Kevin Rodenbaugh fished until 3 a.m. one day this week, went home, caught a few hours of sleep, and was back scrambling down rocks along the Schuylkill in Bridgeport at 9 a.m.
The wiry 20-year-old whipped his medium-heavy rod with practiced ease. A plastic worm slashed through the air at the end of his braided line in search of live prey: smallmouth bass living near where water rushed over falls at the Norristown Dam. Rodenbaugh fishes up to six days a week for muskie, catfish and bass. “It’s like a little vacation,” he said.
Are fish thriving in the Schuylkill? And what’s the overall health of the river? Those questions were raised through Curious Philly, our new question-and-response forum that allows readers to submit questions about their community in need of further examination.
We set out to find answers.
Rodenbaugh made a splash a few weeks ago when he caught a 45-inch muskie near the same spot on the Schuylkill that serves as the border between Bridgeport and Norristown, his hometown.
“After I posted the picture of the muskie, people said, ‘I never knew there were fish in there, or I thought they were all three-eyed.’ ”
In fact, the 135-mile-long Schuylkill is an increasingly healthy river system, according to scientists, officials, and environmental groups. Up to 54 species of fish have been identified over time as having been present, in varying amounts, in the portion of the lower Schuylkill that runs through Philadelphia.
“Within the last 20 years, and especially within the last 10 years, the Schuylkill has gotten much cleaner,” said Lance Butler, a scientist and watershed manager for the Philadelphia Water Department.
Butler explained that the Schuylkill was once so polluted in Philadelphia that it had a dead zone, meaning the oxygen in the water was so low it made it hard for aquatic life to thrive. Man-made chemicals, like PCBs, and other toxics contaminated the river from industrial waste.
The federal Clean Water Act of the 1970s created new water-quality standards. Governments were forced to upgrade their wastewater treatment plants. Industry began to clean up discharges. As a result, bacteria levels dropped and oxygen levels increased. Those improvements were important not only for fish but for people. The Delaware River and the Schuylkill provide 230 million gallons of drinking water daily for the city through three plants that process untreated river water. Two of the plants are on the Schuylkill, one at Queen Lane and one on Kelly Drive, and produce water that is cleaner than recommended federal standards.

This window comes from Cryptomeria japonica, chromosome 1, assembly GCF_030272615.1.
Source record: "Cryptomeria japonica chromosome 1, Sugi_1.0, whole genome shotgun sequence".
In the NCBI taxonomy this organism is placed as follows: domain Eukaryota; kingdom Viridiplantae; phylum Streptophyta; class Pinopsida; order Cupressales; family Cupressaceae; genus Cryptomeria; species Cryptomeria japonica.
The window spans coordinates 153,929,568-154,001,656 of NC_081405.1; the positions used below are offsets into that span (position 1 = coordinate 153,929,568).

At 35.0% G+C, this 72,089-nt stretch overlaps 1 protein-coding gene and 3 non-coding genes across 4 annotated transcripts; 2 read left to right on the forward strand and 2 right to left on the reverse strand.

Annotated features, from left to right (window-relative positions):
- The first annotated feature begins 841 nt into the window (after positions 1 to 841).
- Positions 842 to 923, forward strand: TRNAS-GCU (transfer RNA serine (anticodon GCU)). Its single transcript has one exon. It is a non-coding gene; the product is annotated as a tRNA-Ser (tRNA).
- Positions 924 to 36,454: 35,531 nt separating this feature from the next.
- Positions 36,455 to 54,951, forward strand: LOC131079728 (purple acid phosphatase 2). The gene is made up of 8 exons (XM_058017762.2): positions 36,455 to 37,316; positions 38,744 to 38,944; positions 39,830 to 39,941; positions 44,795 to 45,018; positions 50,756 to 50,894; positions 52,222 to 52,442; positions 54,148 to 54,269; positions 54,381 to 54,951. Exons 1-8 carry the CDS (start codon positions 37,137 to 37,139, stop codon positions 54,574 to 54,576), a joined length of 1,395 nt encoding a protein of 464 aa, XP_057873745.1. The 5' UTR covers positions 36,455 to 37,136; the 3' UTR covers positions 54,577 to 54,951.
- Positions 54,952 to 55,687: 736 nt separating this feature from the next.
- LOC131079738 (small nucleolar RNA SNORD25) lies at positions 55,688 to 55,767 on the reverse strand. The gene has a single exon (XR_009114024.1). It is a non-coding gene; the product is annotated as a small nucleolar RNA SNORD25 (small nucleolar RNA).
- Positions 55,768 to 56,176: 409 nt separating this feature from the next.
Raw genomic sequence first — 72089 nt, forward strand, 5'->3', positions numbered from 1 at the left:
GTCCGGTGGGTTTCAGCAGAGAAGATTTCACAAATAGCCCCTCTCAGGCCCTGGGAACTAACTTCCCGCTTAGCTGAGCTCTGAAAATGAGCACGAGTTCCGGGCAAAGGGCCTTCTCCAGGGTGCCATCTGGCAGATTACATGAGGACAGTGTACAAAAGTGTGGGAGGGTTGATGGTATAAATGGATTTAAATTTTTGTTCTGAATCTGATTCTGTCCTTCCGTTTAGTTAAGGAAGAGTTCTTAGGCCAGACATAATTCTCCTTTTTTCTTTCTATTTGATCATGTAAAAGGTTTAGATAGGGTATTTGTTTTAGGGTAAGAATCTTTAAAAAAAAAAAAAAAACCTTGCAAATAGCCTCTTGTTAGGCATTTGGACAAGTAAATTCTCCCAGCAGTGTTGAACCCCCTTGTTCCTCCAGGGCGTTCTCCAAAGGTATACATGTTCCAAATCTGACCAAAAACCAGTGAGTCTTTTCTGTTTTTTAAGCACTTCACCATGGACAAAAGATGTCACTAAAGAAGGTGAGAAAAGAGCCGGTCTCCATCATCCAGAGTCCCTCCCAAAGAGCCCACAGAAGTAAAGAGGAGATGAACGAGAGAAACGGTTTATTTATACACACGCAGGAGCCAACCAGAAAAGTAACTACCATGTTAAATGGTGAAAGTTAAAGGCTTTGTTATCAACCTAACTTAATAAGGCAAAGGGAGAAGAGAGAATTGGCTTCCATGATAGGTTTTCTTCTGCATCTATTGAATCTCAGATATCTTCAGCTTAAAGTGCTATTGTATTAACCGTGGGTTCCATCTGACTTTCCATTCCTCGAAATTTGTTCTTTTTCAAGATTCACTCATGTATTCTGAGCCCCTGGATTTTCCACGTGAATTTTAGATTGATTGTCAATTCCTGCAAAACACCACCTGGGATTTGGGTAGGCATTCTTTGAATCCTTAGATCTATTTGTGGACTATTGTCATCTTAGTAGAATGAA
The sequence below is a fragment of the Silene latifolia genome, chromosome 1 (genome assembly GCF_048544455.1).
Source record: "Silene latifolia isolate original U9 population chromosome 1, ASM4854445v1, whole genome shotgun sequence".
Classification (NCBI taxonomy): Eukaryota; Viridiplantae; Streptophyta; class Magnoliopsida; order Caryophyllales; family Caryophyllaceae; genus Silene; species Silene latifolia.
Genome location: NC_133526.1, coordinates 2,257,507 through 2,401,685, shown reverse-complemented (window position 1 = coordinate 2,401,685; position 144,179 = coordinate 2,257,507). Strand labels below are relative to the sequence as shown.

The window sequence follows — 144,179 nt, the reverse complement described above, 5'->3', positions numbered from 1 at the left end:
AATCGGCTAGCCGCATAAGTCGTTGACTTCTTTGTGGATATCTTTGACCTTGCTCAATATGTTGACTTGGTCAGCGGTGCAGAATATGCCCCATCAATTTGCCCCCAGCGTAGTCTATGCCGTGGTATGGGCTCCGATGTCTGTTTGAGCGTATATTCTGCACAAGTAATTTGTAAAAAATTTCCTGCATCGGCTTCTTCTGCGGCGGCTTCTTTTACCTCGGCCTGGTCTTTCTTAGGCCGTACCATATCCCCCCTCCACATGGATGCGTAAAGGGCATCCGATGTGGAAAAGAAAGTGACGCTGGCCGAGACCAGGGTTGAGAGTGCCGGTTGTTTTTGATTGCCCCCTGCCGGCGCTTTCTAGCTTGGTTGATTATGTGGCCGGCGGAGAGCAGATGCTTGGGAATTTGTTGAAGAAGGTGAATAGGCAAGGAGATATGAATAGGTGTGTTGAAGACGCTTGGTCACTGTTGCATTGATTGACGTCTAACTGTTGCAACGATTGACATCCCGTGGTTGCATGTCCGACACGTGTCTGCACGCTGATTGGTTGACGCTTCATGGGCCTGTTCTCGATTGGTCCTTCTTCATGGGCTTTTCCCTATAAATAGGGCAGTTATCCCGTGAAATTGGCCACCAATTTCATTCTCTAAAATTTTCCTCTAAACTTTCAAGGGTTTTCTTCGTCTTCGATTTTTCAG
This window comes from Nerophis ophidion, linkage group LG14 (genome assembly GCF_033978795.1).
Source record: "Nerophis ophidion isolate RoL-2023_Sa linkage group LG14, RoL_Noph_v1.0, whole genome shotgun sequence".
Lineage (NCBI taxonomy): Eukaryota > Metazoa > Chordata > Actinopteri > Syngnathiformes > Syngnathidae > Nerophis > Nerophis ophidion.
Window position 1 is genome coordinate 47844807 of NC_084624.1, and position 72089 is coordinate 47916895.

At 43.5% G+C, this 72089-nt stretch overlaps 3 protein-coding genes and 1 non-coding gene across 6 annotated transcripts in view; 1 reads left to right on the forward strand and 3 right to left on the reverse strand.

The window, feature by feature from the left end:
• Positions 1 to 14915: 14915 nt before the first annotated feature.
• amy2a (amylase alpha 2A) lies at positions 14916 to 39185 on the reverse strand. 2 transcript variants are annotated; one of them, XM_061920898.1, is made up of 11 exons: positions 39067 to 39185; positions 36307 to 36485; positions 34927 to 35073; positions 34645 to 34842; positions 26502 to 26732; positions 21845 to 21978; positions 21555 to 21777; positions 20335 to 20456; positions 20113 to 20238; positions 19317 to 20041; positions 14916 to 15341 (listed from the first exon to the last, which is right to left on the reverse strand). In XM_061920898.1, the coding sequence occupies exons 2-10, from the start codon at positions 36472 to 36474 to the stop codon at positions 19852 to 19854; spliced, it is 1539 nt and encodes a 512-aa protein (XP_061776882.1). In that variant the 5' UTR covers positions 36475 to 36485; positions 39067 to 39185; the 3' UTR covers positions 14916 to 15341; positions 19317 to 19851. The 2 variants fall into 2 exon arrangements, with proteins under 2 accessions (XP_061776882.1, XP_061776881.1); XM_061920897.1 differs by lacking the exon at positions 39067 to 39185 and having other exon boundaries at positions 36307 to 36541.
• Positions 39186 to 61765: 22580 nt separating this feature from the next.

Another way to help keep the river clean: mussels, which filter pollutants, functioning as mini wastewater treatment plants. One mussel can filter 10 to 20 gallons of water a day.
Butler is part of a team at the freshwater mussel hatchery at Fairmount Water Works. Its goal is to repopulate the Schuylkill with native species of mussels, which would keep the river cleaner for fish while also providing food for them. The hatchery is on track to release 15,000 to 20,000 mussels from five different species this year. Eventually, a hatchery at Bartram’s Garden is expected to raise up to 500,000 mussels a year for the river.
Rich Horwitz, a scientist and fisheries section leader at the Academy of Natural Sciences of Drexel University, also credits the installation of fish ladders along the river with increasing the number of fish, such as shad. A fish ladder provides a sort of detour migrating fish can take around a dam or obstruction. The ladder contains a series of ascending pools that allow the fish to move through.